Summary: Researchers have identified over 500 genetic variants which affect the use of, and addiction to, alcohol and tobacco.
Source: University of Minnesota.
Tobacco and alcohol use, both genetically inheritable behaviors, influence risk for many complex diseases and disorders and are leading causes of mortality.
The University of Minnesota was part of a research collaboration that conducted the first study, recently published in Nature Genetics, to identify hundreds of genomic locations associated with addictive behaviors. Researchers found more than 500 genetic variants that affect the use of and addiction to tobacco and alcohol. Until now, only a few of such variants had been identified.
Researchers studied 1.2 million people and looked five characteristics including the age when a participant began smoking; the number of cigarettes per day the participant smoked; whether the participant has ever been a regular smoker; whether the participant ever quit smoking; and the number of alcoholic drinks the participant had per week.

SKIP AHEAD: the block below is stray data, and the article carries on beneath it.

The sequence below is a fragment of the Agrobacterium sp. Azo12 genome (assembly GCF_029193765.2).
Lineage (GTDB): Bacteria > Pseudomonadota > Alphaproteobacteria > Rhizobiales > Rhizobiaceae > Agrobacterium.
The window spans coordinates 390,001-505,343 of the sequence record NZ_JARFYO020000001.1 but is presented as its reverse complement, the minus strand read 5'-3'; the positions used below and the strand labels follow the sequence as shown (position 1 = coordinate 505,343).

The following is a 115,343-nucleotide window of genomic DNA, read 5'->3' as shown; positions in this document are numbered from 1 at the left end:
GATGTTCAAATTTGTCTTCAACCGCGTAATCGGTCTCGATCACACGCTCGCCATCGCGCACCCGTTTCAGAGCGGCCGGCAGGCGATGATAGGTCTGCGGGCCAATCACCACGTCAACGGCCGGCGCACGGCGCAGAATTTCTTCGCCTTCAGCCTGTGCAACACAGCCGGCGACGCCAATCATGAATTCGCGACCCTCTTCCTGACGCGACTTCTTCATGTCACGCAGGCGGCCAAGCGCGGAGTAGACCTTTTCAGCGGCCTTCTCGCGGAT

The study showed:
566 genetic variants in 406 genomic locations associated with multiple stages of tobacco use (initiation, cessation, and heaviness) and alcohol use;
150 loci, or locations in the genome, showing evidence for association with two or more of the characteristics listed above;
increased genetic risk for smoking was associated with increased risk for a wide variety of health conditions such as obesity and coronary artery disease;
genetic risk for alcohol use was associated with lower disease risk.
“These results provide a solid starting point to evaluate the effects of these loci in model organisms and more precise substance use measures,” said Scott Vrieze, a researcher on the project and associate professor in the College of Liberal Arts Department of Psychology. “We hope the results drive research on how these genes affect addiction and, ultimately, inform treatment development.”
About this neuroscience research article
Funding: The study was funded by the National Institute on Drug Abuse and National Human Genome Research Institute, both parts of the National Institutes of Health.